What are choledochal cysts?
Choledochal cysts are also known as bile duct cysts. They are rare, congenital cysts, which means a child is born with them. The majority appear before age 10. They occur in girls more often than boys.
Symptoms usually include jaundice, abdominal pain and a palpable (able to be felt from the outside) mass in the abdomen. However, these three symptoms are only present in about 40 percent of cases, with palpable mass being the least common symptom.
There are five main types of choledochal cysts.
- Type I: These are the most common, accounting for 80 to 90 percent of cases. They can appear in babies before birth.
- Type II: A diverticulum (a pouch or sac that appears inside a canal) from the extrahepatic (outside the liver) bile duct
- Type III: An opening of the extrahepatic bile duct within the duodenal wall
- Type IV: This is the second most common type of choledochal cyst. They are like the other three types, but involve ducts inside and outside the liver, and multiple kinds of duct dilatation.
What causes choledochal cysts?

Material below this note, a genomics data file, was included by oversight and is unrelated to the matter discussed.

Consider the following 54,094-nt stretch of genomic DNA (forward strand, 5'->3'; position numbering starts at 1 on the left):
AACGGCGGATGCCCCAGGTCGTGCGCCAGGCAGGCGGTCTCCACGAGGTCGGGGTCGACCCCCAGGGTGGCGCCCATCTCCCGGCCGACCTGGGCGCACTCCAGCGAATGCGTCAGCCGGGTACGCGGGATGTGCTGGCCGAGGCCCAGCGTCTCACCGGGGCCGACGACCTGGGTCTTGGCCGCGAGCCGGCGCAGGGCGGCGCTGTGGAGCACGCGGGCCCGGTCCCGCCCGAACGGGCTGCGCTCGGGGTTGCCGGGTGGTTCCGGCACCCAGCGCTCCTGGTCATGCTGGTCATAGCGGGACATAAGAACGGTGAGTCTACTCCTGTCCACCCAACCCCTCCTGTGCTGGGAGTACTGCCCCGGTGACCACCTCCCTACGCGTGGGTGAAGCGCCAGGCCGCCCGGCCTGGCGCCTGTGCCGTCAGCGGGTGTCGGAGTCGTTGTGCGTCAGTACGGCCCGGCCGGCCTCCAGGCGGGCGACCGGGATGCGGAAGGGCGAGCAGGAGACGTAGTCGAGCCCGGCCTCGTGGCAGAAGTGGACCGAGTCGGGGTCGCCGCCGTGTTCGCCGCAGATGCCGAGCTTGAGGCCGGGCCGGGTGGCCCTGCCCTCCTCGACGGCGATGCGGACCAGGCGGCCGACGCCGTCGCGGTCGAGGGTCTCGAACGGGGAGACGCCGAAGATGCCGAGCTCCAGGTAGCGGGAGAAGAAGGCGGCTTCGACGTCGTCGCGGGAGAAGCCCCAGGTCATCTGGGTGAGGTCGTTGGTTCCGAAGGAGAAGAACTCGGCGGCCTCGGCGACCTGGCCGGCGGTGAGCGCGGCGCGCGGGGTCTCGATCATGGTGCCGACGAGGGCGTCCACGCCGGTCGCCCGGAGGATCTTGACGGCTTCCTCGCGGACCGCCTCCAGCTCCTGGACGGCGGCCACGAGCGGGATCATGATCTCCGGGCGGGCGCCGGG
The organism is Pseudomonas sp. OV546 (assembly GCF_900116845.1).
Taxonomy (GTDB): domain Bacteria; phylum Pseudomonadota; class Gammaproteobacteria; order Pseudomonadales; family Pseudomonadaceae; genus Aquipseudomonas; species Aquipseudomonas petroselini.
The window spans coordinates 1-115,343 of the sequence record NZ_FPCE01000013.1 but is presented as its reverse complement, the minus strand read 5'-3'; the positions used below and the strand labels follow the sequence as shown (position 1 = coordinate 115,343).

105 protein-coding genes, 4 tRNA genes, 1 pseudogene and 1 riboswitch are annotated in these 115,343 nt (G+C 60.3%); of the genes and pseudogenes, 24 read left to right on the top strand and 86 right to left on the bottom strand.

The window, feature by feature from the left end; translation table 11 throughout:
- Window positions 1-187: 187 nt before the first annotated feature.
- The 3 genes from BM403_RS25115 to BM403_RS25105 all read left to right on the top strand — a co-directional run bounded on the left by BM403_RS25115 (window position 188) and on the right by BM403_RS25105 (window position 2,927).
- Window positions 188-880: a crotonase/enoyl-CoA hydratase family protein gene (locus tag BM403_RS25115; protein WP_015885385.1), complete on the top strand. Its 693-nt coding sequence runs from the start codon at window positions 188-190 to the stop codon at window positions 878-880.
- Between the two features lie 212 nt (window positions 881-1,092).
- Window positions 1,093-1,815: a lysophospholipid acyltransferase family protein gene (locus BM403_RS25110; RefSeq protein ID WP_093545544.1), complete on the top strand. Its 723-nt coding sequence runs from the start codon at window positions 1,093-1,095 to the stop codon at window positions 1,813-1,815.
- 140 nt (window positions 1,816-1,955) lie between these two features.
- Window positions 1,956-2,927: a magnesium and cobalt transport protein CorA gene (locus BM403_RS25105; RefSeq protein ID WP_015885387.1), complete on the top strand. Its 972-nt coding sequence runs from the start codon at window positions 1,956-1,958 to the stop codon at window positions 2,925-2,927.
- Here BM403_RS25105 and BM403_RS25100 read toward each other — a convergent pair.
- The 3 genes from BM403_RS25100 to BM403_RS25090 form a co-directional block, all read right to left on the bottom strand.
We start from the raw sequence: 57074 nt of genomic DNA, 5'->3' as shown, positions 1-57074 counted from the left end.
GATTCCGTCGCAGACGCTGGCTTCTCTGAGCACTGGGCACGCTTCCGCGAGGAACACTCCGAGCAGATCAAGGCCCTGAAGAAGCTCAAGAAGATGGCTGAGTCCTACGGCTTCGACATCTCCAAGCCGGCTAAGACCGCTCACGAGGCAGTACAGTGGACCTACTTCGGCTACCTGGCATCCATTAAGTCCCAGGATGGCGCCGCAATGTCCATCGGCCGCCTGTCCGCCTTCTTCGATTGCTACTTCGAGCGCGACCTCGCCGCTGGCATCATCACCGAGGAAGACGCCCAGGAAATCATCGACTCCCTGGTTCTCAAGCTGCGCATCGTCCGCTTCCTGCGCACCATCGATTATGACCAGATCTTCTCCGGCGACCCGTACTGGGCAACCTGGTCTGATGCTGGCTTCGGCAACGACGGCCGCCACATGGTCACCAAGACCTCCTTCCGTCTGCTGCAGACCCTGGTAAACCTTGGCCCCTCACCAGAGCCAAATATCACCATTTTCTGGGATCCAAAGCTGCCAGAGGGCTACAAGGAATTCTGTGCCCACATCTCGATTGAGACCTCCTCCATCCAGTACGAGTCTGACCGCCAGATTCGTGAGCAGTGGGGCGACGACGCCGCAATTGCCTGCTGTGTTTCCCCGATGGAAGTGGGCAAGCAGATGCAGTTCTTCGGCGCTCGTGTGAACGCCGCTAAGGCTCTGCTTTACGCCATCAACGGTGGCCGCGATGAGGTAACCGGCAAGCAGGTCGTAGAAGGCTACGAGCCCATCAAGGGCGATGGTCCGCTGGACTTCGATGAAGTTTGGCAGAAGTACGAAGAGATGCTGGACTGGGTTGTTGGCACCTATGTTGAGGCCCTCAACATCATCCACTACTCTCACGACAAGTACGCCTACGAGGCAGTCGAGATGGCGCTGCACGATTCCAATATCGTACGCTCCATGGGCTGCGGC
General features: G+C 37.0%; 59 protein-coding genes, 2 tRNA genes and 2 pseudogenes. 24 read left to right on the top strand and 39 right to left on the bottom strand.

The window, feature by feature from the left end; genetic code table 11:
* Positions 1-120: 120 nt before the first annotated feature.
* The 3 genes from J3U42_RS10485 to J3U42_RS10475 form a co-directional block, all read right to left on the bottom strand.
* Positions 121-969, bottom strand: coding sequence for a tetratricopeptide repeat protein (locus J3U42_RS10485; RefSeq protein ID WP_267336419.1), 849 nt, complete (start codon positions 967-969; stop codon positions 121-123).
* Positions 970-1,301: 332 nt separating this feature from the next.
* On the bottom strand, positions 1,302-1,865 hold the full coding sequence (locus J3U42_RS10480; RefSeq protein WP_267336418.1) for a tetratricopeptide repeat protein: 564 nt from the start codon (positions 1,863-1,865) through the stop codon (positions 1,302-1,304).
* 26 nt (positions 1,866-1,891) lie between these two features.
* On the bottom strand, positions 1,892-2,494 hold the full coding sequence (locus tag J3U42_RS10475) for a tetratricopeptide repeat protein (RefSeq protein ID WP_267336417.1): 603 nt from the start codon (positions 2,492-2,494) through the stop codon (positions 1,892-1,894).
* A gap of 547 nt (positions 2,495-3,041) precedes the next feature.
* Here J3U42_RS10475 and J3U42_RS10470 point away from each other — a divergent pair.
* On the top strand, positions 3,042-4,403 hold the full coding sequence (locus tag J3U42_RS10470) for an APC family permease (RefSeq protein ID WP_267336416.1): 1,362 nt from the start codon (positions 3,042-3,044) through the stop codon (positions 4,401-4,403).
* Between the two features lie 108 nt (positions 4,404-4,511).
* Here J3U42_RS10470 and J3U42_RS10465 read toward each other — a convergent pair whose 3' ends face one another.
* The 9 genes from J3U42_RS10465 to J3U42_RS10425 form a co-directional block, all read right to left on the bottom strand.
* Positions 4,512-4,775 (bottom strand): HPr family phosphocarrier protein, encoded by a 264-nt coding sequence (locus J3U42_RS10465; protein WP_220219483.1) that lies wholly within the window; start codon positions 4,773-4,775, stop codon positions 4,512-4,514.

Experts aren't sure exactly what causes these cysts. Some possible reasons are:
- An infection after birth
- An immune system problem, such as when the immune system attacks the liver or bile ducts for unknown reasons
- A genetic mutation. This is a long-lasting change in a gene’s structure.
- A problem during liver and bile duct development in the fetus
- Contact with toxic substances
How are they diagnosed?
In most cases, congenital liver defects that affect the flow of bile are diagnosed at birth or soon after. Your child’s healthcare provider will take a full health history and do a physical exam. Your child may also have tests, which may include ultrasound, CT, ERCP or MRI.
How we treat choledochal cysts
If your child has a choledochal cyst, he or she must have surgery to remove the cyst and allow normal bile flow. The type of surgery will depend on where the cyst is located, as well as other factors.